Stephen Sheehy, a GBA reader who authored a blog series called “Pretty Good, Not So Big Maine House,” shared his “difficult access” story in a GBA comment.
Sheehy wrote, “We just did this in my house. We put insulation baffles on the underside of the roof sheathing running well past where the top of the two feet of insulation would be. Installed air barrier membrane on underside of lower truss chord, then strapped it and drywalled. Then blew two feet of cellulose into space, accessing from an outside access port cut into the top of one gable, just under the peak.”
How steep is too steep?
Everyone agrees that if a ceiling is too steep, blown-in cellulose will just slide downhill rather than staying put where it is blown. The question is, how steep is too steep?
The consensus among builders who have expressed an opinion on this question is that the ceiling slope can be as steep as 4-in-12, but no steeper.
In a YouTube video posted by Hammer and Hand, the construction company that built the Pumpkin Ridge Passive House, carpenter Val Darrah explains, “We’re looking at a 6/12 upper pitch and a 4/12 vaulted ceiling. … We decided that we didn’t want to go with a vaulted ceiling any higher [that is, steeper] than a 4/12 for fear of settling cellulose.”
According to Malcolm Taylor, a designer and builder from British Columbia, “Loose fill cellulose won’t stay put on a 6/12 pitch.”
Some builders who try to install cellulose over a steep ceiling just mound up the insulation higher than usual, especially near the ridge, in hopes that the extra insulation will make up for any slumping.
In a GBA post, a reader named Jeff Newman writes that, in his opinion, it’s possible to insulate a sloped ceiling as steep as 6-in-12 — steeper than recommended by Malcolm Taylor or Val Darrah. Newman wrote, “You will definitely need a vertical stop at the bottom (basically a continuation of the exterior wall sheathing) leaving room for ventilation below the roof sheathing. My opinion would be that if the ceiling slope is 6/12 or less cellulose or rock wool should not slide down. Batt insulation of any kind is a bad idea unless you can be guaranteed of near perfect installation.”
A house with insulated scissors trusses
When Matthew O’Malia, an architect specializing in high-performance buildings, designed a Passive House for clients in Michigan, he specified cellulose-insulated scissors trusses. Most of the ceiling area was covered with 28 inches of cellulose, although the insulation was somewhat thinner near the eaves.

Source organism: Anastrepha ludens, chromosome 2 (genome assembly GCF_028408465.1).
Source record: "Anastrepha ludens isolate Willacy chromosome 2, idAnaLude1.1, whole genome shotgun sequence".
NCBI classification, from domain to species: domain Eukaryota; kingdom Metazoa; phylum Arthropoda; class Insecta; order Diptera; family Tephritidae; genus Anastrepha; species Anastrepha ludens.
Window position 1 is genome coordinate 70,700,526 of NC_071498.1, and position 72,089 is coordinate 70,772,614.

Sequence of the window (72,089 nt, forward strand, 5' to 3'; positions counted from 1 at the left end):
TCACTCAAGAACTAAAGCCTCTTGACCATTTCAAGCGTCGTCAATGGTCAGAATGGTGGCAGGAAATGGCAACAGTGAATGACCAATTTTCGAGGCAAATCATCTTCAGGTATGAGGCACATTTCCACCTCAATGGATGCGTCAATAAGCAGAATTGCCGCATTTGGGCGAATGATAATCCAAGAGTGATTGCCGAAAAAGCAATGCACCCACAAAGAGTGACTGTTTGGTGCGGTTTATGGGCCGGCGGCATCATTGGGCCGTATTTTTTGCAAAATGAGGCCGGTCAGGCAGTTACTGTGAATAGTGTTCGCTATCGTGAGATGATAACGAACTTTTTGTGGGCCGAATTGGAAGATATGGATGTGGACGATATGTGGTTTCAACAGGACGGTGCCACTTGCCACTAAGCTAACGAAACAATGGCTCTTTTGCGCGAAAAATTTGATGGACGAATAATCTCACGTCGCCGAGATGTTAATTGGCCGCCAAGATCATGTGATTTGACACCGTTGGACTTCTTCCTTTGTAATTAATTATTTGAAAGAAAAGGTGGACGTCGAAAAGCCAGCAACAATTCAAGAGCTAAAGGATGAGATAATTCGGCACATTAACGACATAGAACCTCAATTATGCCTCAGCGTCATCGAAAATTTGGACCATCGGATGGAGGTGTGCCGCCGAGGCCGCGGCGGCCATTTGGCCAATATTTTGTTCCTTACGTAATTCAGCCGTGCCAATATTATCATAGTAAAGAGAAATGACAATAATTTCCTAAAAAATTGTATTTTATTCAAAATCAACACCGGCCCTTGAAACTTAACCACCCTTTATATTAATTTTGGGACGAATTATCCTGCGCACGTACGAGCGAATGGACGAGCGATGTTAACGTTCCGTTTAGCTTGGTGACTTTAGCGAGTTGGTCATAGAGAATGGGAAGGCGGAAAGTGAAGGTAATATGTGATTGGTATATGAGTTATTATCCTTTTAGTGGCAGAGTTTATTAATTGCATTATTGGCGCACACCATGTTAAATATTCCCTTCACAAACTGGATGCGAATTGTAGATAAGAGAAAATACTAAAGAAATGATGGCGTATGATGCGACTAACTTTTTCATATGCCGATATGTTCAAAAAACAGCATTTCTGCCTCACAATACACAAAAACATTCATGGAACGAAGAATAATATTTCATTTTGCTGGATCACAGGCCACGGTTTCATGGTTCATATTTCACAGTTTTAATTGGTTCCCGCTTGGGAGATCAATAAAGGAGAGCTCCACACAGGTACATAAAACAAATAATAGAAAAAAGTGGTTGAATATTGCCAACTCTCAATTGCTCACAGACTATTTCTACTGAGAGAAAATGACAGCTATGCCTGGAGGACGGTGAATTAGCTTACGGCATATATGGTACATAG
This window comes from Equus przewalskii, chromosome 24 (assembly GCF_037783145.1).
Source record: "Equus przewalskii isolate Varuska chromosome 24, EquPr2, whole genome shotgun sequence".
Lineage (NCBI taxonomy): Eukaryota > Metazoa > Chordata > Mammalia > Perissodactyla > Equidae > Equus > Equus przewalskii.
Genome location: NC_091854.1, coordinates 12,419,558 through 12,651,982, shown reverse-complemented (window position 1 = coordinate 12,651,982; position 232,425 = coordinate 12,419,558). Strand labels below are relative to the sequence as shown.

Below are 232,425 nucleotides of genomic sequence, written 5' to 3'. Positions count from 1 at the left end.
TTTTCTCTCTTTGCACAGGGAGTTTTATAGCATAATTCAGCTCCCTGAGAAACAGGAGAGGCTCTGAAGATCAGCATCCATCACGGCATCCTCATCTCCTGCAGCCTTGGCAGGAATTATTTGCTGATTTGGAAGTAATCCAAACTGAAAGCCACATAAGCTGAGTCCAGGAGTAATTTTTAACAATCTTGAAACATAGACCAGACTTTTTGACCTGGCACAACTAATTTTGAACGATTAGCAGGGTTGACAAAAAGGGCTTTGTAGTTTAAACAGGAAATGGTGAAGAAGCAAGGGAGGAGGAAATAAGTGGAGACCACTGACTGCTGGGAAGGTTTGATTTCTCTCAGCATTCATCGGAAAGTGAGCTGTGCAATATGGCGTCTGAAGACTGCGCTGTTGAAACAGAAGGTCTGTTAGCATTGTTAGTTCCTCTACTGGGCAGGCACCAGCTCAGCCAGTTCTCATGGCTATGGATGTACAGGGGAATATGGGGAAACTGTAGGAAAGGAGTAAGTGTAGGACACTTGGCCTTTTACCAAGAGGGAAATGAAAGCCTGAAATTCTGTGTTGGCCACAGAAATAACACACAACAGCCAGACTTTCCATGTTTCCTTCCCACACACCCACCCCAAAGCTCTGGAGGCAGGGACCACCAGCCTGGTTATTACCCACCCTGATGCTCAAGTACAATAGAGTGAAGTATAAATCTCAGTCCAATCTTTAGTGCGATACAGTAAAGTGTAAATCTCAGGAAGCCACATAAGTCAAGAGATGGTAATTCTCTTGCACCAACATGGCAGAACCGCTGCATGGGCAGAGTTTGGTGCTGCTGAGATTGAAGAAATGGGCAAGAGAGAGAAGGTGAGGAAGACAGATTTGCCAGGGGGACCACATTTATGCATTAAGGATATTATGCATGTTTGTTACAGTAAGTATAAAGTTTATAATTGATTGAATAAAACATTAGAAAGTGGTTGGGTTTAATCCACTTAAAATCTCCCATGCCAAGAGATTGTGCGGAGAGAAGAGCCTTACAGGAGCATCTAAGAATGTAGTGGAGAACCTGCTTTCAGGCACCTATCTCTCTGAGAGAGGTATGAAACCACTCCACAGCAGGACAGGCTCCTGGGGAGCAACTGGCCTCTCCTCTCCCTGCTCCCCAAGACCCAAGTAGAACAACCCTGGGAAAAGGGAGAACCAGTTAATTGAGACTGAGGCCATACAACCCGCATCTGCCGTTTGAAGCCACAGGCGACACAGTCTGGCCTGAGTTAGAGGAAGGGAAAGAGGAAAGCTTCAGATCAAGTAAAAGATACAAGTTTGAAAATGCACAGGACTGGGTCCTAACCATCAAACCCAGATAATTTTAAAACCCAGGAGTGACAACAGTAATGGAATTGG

O’Malia’s details were illustrated in a Green Building Advisor article titled “Cold-Climate Collaboration.” (The article originally appeared in Fine Homebuilding magazine.)
Commenting on the illustration, Charlie Sullivan, a professor of engineering at Dartmouth College, noted, “The picture … looks a little iffy to me. The first 2 feet of cellulose near the eaves is held back from the roof, allowing ventilation space, but the next 2 feet looks like it would be hard to install with the close clearance shown and nothing holding it back. I’d think that vent baffles going up further would be a good idea.”
Of course, it’s possible that O’Malia’s Passive House had longer baffles than the ones shown in the illustration. The moral of the story: When in doubt, extend those baffles a little higher than you think you need to.
What about spray foam?
If you’re a builder who specified scissors trusses before finalizing your insulation plan, you may be unable to use blown-in insulation, especially if your ceiling is steep. In that case, it’s always possible to create an unvented roof assembly with a combination of closed-cell spray foam against the roof sheathing — thick enough to keep the interior surface of the cured spray foam above the dew point — followed by open-cell spray foam to bring the insulation layer up to your R-value target.
This approach is similar to the flash-and-batt approach, except that open-cell spray foam — a type of insulation that stays put after it is installed — is used instead of fiberglass batts.
Originally published on GBA.com.